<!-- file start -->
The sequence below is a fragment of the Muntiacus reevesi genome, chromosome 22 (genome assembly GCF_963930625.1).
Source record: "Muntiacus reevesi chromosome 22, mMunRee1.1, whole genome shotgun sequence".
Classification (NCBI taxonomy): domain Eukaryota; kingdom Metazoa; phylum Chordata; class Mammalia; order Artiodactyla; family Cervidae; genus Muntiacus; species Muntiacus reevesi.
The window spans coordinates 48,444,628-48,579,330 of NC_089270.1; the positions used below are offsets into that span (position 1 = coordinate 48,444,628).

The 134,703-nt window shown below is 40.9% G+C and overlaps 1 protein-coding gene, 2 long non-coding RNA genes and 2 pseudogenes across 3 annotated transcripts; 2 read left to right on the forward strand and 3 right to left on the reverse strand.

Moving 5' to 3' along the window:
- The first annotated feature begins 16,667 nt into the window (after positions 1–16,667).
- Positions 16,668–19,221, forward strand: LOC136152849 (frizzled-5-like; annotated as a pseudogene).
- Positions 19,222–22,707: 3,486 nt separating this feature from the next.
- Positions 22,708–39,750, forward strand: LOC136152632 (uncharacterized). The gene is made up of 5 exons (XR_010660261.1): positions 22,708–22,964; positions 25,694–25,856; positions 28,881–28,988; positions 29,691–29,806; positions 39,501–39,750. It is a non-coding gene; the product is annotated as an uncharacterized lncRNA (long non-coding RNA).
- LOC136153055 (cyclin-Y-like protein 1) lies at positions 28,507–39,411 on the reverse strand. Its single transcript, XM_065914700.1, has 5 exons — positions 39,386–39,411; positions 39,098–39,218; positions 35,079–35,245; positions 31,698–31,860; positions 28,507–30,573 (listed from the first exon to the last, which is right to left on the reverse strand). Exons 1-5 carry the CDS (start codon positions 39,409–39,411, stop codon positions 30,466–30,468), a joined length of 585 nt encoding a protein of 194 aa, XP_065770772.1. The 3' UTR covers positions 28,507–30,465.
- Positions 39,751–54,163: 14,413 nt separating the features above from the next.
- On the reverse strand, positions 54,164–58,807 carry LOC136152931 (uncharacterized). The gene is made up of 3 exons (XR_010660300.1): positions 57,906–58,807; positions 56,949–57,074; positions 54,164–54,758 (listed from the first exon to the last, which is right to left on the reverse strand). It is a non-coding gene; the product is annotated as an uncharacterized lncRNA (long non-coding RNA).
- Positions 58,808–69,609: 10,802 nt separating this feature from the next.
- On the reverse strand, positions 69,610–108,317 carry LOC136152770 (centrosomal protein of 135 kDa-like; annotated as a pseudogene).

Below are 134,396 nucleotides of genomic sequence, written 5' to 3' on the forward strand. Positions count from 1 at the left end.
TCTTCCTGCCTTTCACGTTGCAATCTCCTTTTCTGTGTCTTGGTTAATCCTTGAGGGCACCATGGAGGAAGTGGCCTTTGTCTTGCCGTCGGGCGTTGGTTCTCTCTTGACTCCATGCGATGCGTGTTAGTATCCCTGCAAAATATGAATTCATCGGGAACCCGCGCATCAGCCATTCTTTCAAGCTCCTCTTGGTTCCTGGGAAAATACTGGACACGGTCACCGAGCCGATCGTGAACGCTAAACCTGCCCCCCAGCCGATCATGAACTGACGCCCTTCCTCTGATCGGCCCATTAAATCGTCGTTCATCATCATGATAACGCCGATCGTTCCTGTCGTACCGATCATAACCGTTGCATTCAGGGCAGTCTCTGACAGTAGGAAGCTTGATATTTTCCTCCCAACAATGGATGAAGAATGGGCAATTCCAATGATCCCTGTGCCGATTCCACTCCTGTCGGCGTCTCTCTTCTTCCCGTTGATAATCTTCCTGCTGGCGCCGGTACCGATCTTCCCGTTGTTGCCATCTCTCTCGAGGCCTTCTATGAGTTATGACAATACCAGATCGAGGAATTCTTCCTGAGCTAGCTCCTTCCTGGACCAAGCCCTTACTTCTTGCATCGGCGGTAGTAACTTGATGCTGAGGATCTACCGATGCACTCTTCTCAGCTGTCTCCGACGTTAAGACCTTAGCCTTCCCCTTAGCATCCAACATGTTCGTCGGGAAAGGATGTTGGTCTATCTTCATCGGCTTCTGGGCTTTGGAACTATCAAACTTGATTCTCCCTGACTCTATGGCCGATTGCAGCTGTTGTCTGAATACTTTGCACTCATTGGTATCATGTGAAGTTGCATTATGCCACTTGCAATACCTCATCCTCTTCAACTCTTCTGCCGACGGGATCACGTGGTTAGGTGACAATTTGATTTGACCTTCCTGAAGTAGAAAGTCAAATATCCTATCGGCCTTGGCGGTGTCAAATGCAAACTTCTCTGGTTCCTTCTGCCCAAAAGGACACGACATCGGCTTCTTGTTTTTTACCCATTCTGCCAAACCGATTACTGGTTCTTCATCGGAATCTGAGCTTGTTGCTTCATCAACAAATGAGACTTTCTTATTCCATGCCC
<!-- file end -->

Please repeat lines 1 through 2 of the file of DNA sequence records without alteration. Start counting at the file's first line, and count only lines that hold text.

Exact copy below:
The sequence below is a fragment of the Muntiacus reevesi genome, chromosome 22 (genome assembly GCF_963930625.1).
Source record: "Muntiacus reevesi chromosome 22, mMunRee1.1, whole genome shotgun sequence".